Healing-Centered Engagement

“A healing centered approach is holistic involving culture, spirituality, civic action and collective healing. A healing-centered approach views trauma not simply as an individual isolated experience, but rather highlights the ways in which trauma and healing are experienced collectively…

While trauma-informed care offers an important lens to support young people who have been harmed and emotionally injured, it also has its limitations… The term “trauma informed care” didn’t encompass the totality of [one’s] experience and focused only on [one’s] harm, injury and trauma.”

Read more: Ginwright, S. (2018). The future of healing: Shifting from trauma informed care to healing centered engagement. Occasional Paper, 25, 25-32.

Keywords: Ubuntu, salutogenic approach


Culturally Sustaining Pedagogy

“It was now 17 years ago that Gloria Ladson-Billings (1995) published the landmark article Toward a Theory of Culturally Relevant Pedagogy (CRP)… The term culturally sustaining requires that [instructors] support young people in sustaining the cultural and linguistic competence of their communities while simultaneously offering access to dominant cultural competence…”(citation?)

Read more: Paris, D. (2012). Culturally sustaining pedagogy: A needed change in stance, terminology, and practice. Educational Researcher, 41(3), pp. 93–97.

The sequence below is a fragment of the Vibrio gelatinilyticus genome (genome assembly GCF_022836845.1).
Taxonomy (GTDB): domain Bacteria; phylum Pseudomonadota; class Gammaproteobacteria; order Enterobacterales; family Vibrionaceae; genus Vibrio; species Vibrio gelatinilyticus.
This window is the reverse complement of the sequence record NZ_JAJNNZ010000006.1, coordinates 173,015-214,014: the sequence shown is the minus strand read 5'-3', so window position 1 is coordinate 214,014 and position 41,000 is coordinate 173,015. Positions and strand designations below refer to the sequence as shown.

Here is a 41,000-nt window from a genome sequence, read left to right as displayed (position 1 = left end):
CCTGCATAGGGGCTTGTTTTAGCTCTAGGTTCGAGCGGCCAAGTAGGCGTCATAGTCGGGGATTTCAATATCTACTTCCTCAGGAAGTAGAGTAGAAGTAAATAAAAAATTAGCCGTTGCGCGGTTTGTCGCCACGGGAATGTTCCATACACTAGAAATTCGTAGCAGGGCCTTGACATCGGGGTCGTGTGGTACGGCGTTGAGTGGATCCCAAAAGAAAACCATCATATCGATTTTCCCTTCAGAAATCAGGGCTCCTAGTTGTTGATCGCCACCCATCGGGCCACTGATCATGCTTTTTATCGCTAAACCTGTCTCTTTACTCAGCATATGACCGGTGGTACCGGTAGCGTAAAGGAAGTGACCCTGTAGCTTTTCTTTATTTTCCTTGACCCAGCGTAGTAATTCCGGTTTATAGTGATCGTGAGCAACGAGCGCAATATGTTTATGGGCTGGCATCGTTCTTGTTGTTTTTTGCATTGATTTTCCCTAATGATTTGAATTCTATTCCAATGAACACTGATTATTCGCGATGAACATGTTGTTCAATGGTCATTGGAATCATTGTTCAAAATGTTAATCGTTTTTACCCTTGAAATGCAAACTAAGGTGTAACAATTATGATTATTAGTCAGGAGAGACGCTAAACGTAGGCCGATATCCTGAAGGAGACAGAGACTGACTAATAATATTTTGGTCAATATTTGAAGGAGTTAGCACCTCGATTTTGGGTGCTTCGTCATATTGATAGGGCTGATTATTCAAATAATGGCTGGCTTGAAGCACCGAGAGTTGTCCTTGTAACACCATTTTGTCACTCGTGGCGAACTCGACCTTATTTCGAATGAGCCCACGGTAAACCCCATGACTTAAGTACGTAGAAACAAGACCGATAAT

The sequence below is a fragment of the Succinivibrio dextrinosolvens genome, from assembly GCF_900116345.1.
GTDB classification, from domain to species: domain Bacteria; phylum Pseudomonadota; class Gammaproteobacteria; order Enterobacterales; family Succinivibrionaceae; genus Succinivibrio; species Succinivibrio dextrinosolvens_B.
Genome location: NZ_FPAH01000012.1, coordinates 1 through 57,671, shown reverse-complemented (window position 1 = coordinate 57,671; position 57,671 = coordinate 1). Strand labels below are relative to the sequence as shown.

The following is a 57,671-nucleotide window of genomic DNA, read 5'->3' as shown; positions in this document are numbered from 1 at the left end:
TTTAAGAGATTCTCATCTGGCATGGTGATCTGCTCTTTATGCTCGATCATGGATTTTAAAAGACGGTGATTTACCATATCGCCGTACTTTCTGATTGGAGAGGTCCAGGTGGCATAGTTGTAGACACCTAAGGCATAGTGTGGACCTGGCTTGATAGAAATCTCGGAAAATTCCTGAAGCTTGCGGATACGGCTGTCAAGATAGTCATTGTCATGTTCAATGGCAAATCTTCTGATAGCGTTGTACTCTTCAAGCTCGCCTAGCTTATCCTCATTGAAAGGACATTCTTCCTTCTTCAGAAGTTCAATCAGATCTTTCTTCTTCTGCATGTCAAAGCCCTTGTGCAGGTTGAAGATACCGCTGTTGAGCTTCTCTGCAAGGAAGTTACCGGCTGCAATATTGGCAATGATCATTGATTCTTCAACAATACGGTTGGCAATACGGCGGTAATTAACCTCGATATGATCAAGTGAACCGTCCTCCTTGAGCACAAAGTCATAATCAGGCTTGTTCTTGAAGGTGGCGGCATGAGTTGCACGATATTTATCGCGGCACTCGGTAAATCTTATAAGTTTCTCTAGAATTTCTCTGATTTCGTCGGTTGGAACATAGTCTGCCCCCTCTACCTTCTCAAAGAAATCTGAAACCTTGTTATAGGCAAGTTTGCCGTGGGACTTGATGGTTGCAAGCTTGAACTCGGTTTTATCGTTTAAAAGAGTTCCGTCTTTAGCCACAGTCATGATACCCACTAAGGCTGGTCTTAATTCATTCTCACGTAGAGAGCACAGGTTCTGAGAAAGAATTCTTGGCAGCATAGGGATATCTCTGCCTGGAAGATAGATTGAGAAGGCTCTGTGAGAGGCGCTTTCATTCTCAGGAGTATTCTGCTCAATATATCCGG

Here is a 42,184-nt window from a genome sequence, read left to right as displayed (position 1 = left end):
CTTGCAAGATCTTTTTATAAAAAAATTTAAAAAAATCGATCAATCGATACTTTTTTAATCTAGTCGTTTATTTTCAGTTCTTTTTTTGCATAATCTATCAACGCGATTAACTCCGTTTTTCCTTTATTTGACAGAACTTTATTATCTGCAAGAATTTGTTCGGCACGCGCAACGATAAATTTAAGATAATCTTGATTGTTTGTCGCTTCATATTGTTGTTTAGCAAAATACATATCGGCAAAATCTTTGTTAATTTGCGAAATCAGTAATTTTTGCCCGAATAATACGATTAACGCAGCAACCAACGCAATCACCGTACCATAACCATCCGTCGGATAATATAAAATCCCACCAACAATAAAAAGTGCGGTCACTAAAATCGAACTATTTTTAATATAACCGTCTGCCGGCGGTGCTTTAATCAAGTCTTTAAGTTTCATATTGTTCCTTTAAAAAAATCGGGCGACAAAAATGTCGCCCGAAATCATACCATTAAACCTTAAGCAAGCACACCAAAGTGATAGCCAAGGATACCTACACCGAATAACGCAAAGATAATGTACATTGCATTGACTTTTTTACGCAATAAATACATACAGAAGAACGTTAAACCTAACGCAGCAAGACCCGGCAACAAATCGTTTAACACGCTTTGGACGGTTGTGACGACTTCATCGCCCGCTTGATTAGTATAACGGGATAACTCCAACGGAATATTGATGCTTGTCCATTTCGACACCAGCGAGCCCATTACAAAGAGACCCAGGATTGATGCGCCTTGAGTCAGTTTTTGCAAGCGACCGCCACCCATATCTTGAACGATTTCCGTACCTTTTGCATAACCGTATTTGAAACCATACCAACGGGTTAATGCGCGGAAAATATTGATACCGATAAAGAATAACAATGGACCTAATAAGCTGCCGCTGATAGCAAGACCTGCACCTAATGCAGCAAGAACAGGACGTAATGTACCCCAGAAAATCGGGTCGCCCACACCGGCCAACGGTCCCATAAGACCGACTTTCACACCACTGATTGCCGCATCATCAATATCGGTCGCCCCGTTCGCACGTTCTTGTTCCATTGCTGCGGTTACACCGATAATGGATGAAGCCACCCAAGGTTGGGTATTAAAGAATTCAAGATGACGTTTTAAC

Keywords: Resource pedagogies, repertoires of practice 


Universal Design for Learning

“Course seats are likely to be filled by students who face any one of many possible learning challenges, including learning disabilities, English language barriers, emotional challenges, low motivation/engagement, physical disabilities, and sensory disabilities… Of students identified as “at risk,” 75% continued from secondary to postsecondary education (Hayward, 2000; Horn & Berktold, 1999).”

Read more: Gradel, K., & Edson, A. J. (2009). Putting Universal Design for Learning on the Higher Ed Agenda. Journal of Educational Technology Systems, 38(2), 111–121. 

Keywords: multiple means of representation, multiple means of engagement, multiple means of action



Additional Reading:



Racialized trauma:Brown, A. M. (2017). Emergent Strategy: Shaping Change, Changing Worlds. Print.

Fitzgerald, A. (2020). Antiracism and Universal Design for Learning: Building 

Expressways to Success. Print.

Ginwright, S. (2016). Hope and Healing in Urban Education: How Activists and

Teachers Are Reclaiming Matters of the Heart. Print.

Hooks, b. (2001). All About Love: New Visions. Healing: Redemptive Love. Print.
Kelley, R. D. (2002). Freedom Dreams: The Black Radical Imagination. “When History

Sleeps”. Print.

Menakem, R. (2017). My Grandmother’s Hands: Racialized Trauma and the Pathway to

Mending Our Hearts and Bodies. Print.

Tobin, T. J. and Behling, K. T. (2018) Reach Everyone, Teach Everyone: Universal Design for Learning in Higher Education. Print.